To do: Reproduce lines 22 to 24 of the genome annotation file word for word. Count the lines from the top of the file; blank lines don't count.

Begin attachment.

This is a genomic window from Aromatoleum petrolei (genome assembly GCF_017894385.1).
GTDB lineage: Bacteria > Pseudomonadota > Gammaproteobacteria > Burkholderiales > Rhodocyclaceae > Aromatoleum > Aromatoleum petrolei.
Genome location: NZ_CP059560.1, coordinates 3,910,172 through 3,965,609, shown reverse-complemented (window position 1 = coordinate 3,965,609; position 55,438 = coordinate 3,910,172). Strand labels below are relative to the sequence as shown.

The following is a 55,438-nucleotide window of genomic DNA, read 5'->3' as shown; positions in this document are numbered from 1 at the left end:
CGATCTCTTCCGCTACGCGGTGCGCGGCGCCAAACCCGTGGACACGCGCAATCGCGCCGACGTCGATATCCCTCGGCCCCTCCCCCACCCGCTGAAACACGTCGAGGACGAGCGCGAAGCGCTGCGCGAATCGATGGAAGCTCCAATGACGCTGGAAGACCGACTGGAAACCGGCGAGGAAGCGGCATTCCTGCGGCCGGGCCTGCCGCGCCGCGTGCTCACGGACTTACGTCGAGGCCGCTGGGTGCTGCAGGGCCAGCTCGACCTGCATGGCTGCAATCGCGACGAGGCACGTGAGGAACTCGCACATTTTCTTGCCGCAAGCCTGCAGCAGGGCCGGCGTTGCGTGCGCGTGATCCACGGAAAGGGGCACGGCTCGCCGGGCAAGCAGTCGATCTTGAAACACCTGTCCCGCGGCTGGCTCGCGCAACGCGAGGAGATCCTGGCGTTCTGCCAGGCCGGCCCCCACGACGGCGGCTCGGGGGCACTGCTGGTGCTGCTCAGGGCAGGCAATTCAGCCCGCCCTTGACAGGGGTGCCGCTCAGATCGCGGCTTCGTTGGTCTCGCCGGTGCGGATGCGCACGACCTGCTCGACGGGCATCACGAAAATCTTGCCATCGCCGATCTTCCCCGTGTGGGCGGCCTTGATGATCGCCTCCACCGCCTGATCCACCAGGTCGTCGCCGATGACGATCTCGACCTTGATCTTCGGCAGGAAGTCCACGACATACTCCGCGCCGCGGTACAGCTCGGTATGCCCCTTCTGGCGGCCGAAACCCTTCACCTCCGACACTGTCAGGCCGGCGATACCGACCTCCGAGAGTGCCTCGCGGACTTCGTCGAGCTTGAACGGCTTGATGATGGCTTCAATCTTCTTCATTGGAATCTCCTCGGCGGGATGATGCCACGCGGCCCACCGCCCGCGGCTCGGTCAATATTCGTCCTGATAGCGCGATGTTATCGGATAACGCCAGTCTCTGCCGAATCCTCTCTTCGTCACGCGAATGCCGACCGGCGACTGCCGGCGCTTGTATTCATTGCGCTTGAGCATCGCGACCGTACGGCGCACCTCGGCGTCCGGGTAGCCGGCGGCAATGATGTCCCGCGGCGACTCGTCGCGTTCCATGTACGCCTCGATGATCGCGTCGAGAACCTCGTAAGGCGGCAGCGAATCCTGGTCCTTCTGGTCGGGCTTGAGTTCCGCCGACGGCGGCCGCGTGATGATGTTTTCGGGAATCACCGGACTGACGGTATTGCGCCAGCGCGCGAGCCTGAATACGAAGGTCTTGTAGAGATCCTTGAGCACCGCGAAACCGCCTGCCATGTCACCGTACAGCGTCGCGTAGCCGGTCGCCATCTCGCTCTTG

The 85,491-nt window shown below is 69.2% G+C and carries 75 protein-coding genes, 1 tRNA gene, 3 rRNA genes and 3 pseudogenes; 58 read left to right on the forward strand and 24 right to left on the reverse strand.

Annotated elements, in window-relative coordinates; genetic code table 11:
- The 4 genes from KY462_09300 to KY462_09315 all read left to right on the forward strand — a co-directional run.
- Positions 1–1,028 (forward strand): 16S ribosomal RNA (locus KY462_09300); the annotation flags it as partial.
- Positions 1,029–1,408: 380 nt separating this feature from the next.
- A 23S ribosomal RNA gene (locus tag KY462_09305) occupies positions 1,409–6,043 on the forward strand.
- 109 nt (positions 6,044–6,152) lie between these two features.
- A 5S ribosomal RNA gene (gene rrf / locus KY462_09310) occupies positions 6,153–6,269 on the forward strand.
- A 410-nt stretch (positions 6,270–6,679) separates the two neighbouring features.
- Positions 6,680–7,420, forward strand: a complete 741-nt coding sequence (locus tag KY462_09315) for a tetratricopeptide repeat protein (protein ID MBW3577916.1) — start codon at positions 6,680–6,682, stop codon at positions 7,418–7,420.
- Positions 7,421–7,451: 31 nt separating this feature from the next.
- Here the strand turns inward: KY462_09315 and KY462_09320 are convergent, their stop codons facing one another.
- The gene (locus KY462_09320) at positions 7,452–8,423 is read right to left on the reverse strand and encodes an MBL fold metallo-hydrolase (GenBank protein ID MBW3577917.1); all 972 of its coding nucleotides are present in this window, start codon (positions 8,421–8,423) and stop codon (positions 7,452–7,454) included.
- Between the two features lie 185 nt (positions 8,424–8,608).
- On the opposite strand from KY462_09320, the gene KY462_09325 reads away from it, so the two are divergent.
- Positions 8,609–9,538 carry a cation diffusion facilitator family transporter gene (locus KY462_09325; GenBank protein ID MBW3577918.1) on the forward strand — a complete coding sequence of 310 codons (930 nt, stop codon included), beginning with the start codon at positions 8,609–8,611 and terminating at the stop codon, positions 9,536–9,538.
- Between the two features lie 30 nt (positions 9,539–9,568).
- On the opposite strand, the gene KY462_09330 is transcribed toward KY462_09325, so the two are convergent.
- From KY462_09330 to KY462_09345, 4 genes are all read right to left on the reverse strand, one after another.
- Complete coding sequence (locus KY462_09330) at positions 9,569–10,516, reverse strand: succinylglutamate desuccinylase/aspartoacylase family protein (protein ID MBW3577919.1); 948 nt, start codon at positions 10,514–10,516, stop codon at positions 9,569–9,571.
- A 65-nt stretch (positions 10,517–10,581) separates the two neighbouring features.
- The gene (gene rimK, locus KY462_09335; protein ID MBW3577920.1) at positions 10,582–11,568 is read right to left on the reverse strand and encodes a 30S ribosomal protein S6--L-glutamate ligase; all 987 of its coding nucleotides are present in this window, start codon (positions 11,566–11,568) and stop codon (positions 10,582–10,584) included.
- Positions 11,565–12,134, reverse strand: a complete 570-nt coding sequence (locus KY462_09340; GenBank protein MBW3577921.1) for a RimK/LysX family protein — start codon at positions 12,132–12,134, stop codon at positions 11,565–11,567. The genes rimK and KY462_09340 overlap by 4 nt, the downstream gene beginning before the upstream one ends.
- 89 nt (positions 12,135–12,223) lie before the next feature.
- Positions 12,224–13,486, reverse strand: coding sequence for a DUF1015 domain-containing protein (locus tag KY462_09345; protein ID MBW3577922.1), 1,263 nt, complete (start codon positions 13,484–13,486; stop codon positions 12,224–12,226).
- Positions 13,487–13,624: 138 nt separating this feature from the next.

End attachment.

- Between the two features lie 30 nt (positions 9,539–9,568).
- On the opposite strand, the gene KY462_09330 is transcribed toward KY462_09325, so the two are convergent.
- From KY462_09330 to KY462_09345, 4 genes are all read right to left on the reverse strand, one after another.